In this era of distraction, knowing how to focus is crucial. With so much going around us at any given moment, it can become a struggle to concentrate on the one activity, task, or even person in front of us.
Let’s face it: we’re all world-class jugglers. We’re constantly throwing and catching the million and one things that are up in the air — working hard, playing harder, catching the latest episode of House of the Dragon, doing school runs, cooking meals, making a TikTok video, and so on and so forth.
The consequences? Possible anxiousness, followed by all the excuses of the rainbow to procrastinate.
Enter Nir Eyal, author of Indistractable: How to Control Your Attention and Choose Your Life. This habit-forming expert has incredible insights to help take back control of your focus and improve your concentration. Plus, he has a few tricks up his sleeve that can help train your brain to stay focused.
Here’s what you can learn in order to start:
- Why Can’t You Focus?
- 6 Things That Can Kill Your Focus and Concentration
- 4 Tips to Improve Focus From Mindvalley Trainer Nir Eyal
Your attention is your biggest asset. And to get you one step closer to an “indistractable” life, it’s important to learn how to focus better and keep it where it’s supposed to be — on the task at hand.
Why Can’t You Focus?
Distractions, temptations, and the hundreds of thoughts in your mind at any given minute — these are negative internal and external triggers that may cause you to have trouble focusing.
If you could eliminate all of these, it would be just you and your-laser focused mind. (Or what Nir calls “indistractable.”)
However, life doesn’t always work like that. In fact, plenty of research looks into people’s level of concentration nowadays. Here are three to highlight:
- A study by Microsoft highlights the effects of a digitalized lifestyle on the brain. It found people generally lose concentration after eight seconds. This research was done in 2015. Can you imagine what is now with technology being more pervasive and more persuasive than ever before?
- If you guessed that people’s attention spans are shortening, then you’re right. A 2016 study by Google found that 53% of mobile website visitors will leave if the page doesn’t load within three seconds.
- What’s more, another study by Facebook found that on average, people are only spending an average of about two-and-a-half seconds on a social media video before they move on to the next.
Make no mistake, advancement of any kind is a good thing. Still, there’s a price to living in a world of progress and abundance.
The more our world gets modernized, the more we have to learn how to increase focus and become indistractable. Nir adds, “Even though [technologies] are fantastic, I believe that we can find a way to get the best out of them without letting them get the best of us.”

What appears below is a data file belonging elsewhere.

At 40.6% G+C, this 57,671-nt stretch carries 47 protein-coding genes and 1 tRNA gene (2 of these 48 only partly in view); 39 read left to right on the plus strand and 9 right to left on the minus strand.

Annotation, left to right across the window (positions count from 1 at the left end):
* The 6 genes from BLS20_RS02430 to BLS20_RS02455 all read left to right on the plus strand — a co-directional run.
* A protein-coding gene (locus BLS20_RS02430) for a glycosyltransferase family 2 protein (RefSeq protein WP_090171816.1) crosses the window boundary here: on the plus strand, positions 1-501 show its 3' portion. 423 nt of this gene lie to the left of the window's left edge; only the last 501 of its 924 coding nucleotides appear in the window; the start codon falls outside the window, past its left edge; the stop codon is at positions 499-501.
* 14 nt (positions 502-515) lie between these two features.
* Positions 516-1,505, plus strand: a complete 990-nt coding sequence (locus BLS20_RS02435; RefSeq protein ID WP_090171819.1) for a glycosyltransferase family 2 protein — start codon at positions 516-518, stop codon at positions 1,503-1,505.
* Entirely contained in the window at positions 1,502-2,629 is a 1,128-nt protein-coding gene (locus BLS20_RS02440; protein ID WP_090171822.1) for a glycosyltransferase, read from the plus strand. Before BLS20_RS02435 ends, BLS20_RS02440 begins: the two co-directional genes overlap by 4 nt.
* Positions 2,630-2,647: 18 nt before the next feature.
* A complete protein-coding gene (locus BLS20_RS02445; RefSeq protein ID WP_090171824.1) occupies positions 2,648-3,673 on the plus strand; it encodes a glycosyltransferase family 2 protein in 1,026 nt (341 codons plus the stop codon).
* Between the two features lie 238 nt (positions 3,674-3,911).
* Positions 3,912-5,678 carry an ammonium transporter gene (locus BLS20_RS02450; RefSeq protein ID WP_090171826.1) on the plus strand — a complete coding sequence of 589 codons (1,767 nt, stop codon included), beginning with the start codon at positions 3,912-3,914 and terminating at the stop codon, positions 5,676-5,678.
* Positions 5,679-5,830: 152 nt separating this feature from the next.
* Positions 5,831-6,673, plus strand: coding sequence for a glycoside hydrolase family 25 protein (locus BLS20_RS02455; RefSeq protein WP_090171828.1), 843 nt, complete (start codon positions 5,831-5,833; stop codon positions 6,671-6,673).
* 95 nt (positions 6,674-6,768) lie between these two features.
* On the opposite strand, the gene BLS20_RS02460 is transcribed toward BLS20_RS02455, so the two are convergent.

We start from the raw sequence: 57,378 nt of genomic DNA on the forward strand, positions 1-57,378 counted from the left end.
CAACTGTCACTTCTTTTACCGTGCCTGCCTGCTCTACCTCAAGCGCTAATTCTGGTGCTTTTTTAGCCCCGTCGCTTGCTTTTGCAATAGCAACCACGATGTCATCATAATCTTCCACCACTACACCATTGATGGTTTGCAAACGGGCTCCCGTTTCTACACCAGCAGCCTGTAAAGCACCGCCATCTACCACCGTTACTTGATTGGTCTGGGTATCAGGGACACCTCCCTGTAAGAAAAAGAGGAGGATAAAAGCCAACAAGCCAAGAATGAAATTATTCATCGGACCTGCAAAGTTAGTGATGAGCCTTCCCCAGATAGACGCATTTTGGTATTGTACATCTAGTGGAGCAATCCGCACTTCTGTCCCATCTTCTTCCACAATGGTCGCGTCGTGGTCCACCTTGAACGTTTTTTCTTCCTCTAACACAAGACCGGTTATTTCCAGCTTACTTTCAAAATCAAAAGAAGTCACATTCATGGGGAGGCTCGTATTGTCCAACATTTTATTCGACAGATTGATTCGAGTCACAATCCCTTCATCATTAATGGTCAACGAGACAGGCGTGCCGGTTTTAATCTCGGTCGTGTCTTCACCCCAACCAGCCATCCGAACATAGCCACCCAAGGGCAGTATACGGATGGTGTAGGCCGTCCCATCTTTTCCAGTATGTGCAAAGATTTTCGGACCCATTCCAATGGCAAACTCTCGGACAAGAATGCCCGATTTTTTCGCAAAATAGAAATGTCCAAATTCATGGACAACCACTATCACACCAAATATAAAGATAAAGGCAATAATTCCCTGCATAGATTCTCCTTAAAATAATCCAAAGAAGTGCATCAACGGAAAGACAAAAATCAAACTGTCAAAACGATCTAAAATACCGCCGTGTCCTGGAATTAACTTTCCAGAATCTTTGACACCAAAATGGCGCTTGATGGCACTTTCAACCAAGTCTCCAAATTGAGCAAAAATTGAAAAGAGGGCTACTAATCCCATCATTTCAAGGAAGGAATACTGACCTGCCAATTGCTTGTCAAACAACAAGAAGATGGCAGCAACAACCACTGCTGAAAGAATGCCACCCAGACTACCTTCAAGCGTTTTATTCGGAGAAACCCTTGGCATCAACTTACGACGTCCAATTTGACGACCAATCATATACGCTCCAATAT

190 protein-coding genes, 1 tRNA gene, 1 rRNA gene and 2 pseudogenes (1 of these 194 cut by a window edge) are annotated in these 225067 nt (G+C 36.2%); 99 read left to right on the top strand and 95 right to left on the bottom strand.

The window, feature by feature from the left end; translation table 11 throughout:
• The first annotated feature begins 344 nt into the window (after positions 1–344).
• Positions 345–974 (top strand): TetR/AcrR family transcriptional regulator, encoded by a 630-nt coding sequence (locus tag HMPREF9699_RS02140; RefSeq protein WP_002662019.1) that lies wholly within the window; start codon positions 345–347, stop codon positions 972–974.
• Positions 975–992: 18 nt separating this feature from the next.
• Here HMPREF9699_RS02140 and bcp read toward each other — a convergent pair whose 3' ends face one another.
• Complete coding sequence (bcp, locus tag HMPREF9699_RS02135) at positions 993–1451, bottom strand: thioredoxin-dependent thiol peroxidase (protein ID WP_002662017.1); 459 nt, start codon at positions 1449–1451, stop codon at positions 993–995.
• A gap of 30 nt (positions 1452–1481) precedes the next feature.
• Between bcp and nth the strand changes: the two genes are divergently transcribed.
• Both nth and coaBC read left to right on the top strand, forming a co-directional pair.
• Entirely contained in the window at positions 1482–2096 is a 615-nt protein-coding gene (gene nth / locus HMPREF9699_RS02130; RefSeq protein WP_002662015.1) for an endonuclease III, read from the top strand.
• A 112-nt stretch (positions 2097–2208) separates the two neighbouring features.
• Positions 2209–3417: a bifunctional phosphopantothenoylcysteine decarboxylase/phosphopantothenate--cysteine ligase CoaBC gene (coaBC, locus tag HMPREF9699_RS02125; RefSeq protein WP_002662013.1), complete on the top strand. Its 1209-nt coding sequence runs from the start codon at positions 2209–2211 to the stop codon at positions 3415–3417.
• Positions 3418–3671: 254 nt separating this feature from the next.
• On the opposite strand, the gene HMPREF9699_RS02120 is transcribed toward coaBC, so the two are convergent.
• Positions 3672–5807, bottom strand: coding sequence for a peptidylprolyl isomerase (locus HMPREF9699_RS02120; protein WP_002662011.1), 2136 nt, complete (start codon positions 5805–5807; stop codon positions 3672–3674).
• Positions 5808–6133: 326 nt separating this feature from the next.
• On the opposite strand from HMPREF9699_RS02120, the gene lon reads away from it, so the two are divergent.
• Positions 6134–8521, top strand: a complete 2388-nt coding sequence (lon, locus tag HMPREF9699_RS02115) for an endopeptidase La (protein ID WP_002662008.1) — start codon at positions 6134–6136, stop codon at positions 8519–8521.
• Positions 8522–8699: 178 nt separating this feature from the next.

6 Things That Can Kill Your Focus and Concentration
Distractions aren’t a new concept. In fact, the Greeks called it accracia, which is the tendency to do things against our better interests.
So what contributes to the lack of focus and concentration? A survey of 1,500 people in the United States by Solitaired.com looked into the top distractions at work. Here are five that made their list:
- Work interruptions (25%). This includes co-workers, sending and replying to emails, unproductive meetings, and too many meetings.
- Games (23.4%). Regardless if it’s on the computer or on the phone, games are a prime attraction. No surprise, they can also be time-wasters.
- Phone (21.3%). Checking social media and answering text messages or calls, it’s no wonder we have such a hard time putting down our phones.
- Disorganization (20%). Our brains love it when there’s a place for everything and everything’s in its place. So when our workspace is cluttered or the calendar is in shambles, it does nothing to improve memory and focus.
- Kids and pets (17.1%). This may apply more to those who have the option of working remotely or hybrid. Regardless, kids and pets get bored, tired, hungry, or need quality time, so they take up a lot of attention.
- To-do lists (14.9%). It creates a false sense of productivity. They have no constraints, which can tend to lead to procrastination.
Although the effects of distractions at work vary, the bottom line is that it all results in less focus and less productivity. But the good news is, with tips from Nir, you can master this high-performance habit of being indistractable.
4 Tips to Improve Focus From Mindvalley Trainer Nir Eyal
Distraction is an unhealthy escape from reality. As a result, we lie to ourselves.
We say we’re going to do some yoga, but we don’t. Or we say we’re going to eat right, but we wouldn’t. We say we’re going to meditate, but we skip that.